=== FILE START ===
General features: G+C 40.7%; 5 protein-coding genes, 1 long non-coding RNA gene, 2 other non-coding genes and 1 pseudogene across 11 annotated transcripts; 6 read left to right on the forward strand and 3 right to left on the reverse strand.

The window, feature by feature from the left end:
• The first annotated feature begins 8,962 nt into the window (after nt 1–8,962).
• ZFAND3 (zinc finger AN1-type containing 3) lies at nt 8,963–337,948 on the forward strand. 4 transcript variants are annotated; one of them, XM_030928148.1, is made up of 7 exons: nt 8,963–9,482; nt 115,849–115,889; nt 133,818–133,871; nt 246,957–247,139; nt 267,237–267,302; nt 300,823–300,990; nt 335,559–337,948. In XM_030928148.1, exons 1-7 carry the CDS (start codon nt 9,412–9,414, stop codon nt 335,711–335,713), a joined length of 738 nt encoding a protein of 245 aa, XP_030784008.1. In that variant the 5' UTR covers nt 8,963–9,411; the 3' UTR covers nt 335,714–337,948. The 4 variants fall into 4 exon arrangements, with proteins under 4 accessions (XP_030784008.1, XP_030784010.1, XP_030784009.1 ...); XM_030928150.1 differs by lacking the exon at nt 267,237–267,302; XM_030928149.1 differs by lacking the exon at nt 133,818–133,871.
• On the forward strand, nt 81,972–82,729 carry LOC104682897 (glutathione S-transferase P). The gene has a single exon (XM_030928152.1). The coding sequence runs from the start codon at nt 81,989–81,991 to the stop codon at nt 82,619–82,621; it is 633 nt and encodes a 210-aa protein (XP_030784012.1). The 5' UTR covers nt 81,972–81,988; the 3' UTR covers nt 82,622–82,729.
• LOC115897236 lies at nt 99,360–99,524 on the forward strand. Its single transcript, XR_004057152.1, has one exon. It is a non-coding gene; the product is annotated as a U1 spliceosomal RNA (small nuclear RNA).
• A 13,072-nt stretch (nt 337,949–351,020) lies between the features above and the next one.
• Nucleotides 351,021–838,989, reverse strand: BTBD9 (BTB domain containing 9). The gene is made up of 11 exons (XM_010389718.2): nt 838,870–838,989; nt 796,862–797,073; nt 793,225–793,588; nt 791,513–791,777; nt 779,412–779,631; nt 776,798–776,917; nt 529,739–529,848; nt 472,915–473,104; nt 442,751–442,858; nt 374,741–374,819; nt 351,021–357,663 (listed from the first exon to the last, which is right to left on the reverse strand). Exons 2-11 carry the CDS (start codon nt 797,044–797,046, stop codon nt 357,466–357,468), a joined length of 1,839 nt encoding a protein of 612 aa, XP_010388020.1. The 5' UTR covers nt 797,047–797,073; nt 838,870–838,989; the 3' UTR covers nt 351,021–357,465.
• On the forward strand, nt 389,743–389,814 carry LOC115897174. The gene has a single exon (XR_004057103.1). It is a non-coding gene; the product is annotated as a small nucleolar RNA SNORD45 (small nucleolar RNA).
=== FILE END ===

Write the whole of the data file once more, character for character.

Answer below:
General features: G+C 40.7%; 5 protein-coding genes, 1 long non-coding RNA gene, 2 other non-coding genes and 1 pseudogene across 11 annotated transcripts; 6 read left to right on the forward strand and 3 right to left on the reverse strand.

The window, feature by feature from the left end:
• The first annotated feature begins 8,962 nt into the window (after nt 1–8,962).
• ZFAND3 (zinc finger AN1-type containing 3) lies at nt 8,963–337,948 on the forward strand. 4 transcript variants are annotated; one of them, XM_030928148.1, is made up of 7 exons: nt 8,963–9,482; nt 115,849–115,889; nt 133,818–133,871; nt 246,957–247,139; nt 267,237–267,302; nt 300,823–300,990; nt 335,559–337,948. In XM_030928148.1, exons 1-7 carry the CDS (start codon nt 9,412–9,414, stop codon nt 335,711–335,713), a joined length of 738 nt encoding a protein of 245 aa, XP_030784008.1. In that variant the 5' UTR covers nt 8,963–9,411; the 3' UTR covers nt 335,714–337,948. The 4 variants fall into 4 exon arrangements, with proteins under 4 accessions (XP_030784008.1, XP_030784010.1, XP_030784009.1 ...); XM_030928150.1 differs by lacking the exon at nt 267,237–267,302; XM_030928149.1 differs by lacking the exon at nt 133,818–133,871.
• On the forward strand, nt 81,972–82,729 carry LOC104682897 (glutathione S-transferase P). The gene has a single exon (XM_030928152.1). The coding sequence runs from the start codon at nt 81,989–81,991 to the stop codon at nt 82,619–82,621; it is 633 nt and encodes a 210-aa protein (XP_030784012.1). The 5' UTR covers nt 81,972–81,988; the 3' UTR covers nt 82,622–82,729.
• LOC115897236 lies at nt 99,360–99,524 on the forward strand. Its single transcript, XR_004057152.1, has one exon. It is a non-coding gene; the product is annotated as a U1 spliceosomal RNA (small nuclear RNA).
• A 13,072-nt stretch (nt 337,949–351,020) lies between the features above and the next one.
• Nucleotides 351,021–838,989, reverse strand: BTBD9 (BTB domain containing 9). The gene is made up of 11 exons (XM_010389718.2): nt 838,870–838,989; nt 796,862–797,073; nt 793,225–793,588; nt 791,513–791,777; nt 779,412–779,631; nt 776,798–776,917; nt 529,739–529,848; nt 472,915–473,104; nt 442,751–442,858; nt 374,741–374,819; nt 351,021–357,663 (listed from the first exon to the last, which is right to left on the reverse strand). Exons 2-11 carry the CDS (start codon nt 797,044–797,046, stop codon nt 357,466–357,468), a joined length of 1,839 nt encoding a protein of 612 aa, XP_010388020.1. The 5' UTR covers nt 797,047–797,073; nt 838,870–838,989; the 3' UTR covers nt 351,021–357,465.
• On the forward strand, nt 389,743–389,814 carry LOC115897174. The gene has a single exon (XR_004057103.1). It is a non-coding gene; the product is annotated as a small nucleolar RNA SNORD45 (small nucleolar RNA).